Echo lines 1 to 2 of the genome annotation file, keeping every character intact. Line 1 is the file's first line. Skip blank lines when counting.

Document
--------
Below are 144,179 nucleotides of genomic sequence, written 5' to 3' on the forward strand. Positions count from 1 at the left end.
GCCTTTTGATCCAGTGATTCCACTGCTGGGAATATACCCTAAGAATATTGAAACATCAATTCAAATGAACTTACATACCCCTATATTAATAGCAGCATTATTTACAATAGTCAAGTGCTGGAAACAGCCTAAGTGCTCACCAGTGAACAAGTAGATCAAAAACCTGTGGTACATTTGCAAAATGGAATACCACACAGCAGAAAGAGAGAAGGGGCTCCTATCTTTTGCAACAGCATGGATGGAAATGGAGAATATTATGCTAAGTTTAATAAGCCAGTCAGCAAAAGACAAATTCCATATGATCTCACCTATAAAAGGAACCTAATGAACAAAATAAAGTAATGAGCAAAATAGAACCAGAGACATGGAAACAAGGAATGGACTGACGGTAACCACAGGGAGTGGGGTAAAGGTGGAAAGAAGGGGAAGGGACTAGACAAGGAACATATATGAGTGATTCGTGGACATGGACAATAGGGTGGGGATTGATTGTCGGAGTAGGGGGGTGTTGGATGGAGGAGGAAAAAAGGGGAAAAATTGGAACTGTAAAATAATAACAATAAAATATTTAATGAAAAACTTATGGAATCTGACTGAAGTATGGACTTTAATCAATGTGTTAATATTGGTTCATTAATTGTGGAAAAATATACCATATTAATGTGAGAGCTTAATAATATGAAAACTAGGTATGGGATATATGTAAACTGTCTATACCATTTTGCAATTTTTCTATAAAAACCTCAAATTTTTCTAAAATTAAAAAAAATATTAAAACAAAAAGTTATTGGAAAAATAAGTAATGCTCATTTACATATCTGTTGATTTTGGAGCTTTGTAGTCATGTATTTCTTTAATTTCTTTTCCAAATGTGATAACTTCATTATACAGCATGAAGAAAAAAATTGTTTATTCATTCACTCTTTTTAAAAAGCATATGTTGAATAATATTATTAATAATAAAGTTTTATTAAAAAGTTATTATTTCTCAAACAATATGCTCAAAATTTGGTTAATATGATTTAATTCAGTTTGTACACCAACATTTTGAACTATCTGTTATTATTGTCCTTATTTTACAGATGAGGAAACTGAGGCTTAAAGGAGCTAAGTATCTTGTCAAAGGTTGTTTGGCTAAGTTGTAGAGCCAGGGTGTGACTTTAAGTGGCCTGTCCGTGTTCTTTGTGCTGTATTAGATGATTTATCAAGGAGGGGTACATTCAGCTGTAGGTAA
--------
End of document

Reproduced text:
Below are 144,179 nucleotides of genomic sequence, written 5' to 3' on the forward strand. Positions count from 1 at the left end.
GCCTTTTGATCCAGTGATTCCACTGCTGGGAATATACCCTAAGAATATTGAAACATCAATTCAAATGAACTTACATACCCCTATATTAATAGCAGCATTATTTACAATAGTCAAGTGCTGGAAACAGCCTAAGTGCTCACCAGTGAACAAGTAGATCAAAAACCTGTGGTACATTTGCAAAATGGAATACCACACAGCAGAAAGAGAGAAGGGGCTCCTATCTTTTGCAACAGCATGGATGGAAATGGAGAATATTATGCTAAGTTTAATAAGCCAGTCAGCAAAAGACAAATTCCATATGATCTCACCTATAAAAGGAACCTAATGAACAAAATAAAGTAATGAGCAAAATAGAACCAGAGACATGGAAACAAGGAATGGACTGACGGTAACCACAGGGAGTGGGGTAAAGGTGGAAAGAAGGGGAAGGGACTAGACAAGGAACATATATGAGTGATTCGTGGACATGGACAATAGGGTGGGGATTGATTGTCGGAGTAGGGGGGTGTTGGATGGAGGAGGAAAAAAGGGGAAAAATTGGAACTGTAAAATAATAACAATAAAATATTTAATGAAAAACTTATGGAATCTGACTGAAGTATGGACTTTAATCAATGTGTTAATATTGGTTCATTAATTGTGGAAAAATATACCATATTAATGTGAGAGCTTAATAATATGAAAACTAGGTATGGGATATATGTAAACTGTCTATACCATTTTGCAATTTTTCTATAAAAACCTCAAATTTTTCTAAAATTAAAAAAAATATTAAAACAAAAAGTTATTGGAAAAATAAGTAATGCTCATTTACATATCTGTTGATTTTGGAGCTTTGTAGTCATGTATTTCTTTAATTTCTTTTCCAAATGTGATAACTTCATTATACAGCATGAAGAAAAAAATTGTTTATTCATTCACTCTTTTTAAAAAGCATATGTTGAATAATATTATTAATAATAAAGTTTTATTAAAAAGTTATTATTTCTCAAACAATATGCTCAAAATTTGGTTAATATGATTTAATTCAGTTTGTACACCAACATTTTGAACTATCTGTTATTATTGTCCTTATTTTACAGATGAGGAAACTGAGGCTTAAAGGAGCTAAGTATCTTGTCAAAGGTTGTTTGGCTAAGTTGTAGAGCCAGGGTGTGACTTTAAGTGGCCTGTCCGTGTTCTTTGTGCTGTATTAGATGATTTATCAAGGAGGGGTACATTCAGCTGTAGGTAA